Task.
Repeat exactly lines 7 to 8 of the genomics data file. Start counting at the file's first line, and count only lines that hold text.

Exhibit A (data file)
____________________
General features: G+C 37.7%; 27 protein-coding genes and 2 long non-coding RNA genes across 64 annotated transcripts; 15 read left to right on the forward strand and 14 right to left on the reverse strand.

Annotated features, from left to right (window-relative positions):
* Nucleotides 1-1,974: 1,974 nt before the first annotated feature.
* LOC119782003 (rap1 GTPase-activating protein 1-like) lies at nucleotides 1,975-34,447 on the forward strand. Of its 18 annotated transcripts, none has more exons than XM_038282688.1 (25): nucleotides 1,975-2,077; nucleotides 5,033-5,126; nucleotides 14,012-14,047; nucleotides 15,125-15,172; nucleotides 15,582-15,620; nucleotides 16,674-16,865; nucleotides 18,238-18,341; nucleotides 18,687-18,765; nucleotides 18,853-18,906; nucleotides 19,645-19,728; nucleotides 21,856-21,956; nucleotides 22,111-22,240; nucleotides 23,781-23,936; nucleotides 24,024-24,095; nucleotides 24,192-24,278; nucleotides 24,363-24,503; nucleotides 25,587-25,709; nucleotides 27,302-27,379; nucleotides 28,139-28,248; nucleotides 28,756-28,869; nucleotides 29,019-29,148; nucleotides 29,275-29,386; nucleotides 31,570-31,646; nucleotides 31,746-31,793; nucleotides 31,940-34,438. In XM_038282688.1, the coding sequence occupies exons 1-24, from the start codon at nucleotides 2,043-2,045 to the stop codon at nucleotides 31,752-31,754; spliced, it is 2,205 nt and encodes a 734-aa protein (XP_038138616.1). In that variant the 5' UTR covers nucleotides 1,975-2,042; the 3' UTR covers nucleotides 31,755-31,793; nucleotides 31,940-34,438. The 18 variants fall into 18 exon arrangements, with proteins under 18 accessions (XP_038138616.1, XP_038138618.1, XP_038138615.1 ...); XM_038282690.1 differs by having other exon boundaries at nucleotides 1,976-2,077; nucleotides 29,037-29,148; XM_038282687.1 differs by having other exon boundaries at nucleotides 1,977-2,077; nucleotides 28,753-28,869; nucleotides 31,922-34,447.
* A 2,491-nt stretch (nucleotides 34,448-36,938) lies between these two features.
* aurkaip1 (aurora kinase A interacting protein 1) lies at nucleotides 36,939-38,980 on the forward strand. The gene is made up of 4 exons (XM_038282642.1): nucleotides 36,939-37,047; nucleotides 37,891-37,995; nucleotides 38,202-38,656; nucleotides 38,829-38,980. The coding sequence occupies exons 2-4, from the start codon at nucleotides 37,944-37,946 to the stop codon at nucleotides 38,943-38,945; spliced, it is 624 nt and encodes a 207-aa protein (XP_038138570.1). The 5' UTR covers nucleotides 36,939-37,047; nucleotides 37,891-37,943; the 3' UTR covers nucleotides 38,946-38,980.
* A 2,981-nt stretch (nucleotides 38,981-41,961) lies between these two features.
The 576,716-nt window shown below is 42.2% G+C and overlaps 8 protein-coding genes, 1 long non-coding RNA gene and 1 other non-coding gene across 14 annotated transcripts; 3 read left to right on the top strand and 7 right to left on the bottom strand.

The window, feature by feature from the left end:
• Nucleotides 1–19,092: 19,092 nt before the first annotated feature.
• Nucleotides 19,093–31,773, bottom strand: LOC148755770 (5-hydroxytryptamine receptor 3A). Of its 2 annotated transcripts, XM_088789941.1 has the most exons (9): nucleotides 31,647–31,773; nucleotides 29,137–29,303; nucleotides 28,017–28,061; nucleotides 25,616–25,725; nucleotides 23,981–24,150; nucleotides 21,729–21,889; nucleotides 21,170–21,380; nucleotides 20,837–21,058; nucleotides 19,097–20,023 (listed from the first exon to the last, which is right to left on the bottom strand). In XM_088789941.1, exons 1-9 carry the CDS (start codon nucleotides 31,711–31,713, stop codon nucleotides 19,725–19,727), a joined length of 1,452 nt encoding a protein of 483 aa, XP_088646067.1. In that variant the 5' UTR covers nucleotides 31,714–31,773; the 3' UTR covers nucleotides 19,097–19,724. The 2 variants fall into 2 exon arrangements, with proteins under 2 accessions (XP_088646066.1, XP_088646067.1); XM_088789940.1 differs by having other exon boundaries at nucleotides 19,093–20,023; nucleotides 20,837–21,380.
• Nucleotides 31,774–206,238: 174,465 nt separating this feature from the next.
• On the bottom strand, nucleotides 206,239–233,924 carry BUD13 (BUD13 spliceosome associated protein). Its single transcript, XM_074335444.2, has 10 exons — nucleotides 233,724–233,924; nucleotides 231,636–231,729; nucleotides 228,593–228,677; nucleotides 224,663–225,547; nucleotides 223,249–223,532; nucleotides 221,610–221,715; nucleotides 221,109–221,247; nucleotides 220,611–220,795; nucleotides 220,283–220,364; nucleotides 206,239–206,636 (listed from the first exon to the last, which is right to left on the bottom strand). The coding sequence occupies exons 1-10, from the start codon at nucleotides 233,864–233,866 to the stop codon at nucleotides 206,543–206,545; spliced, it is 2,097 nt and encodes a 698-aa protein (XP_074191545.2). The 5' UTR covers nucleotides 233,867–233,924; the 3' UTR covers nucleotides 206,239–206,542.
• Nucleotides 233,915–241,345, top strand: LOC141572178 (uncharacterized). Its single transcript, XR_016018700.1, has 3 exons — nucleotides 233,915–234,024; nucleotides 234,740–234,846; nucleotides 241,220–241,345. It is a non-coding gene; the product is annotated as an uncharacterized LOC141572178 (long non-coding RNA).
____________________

* A 2,981-nt stretch (nucleotides 38,981-41,961) lies between these two features.
The 576,716-nt window shown below is 42.2% G+C and overlaps 8 protein-coding genes, 1 long non-coding RNA gene and 1 other non-coding gene across 14 annotated transcripts; 3 read left to right on the top strand and 7 right to left on the bottom strand.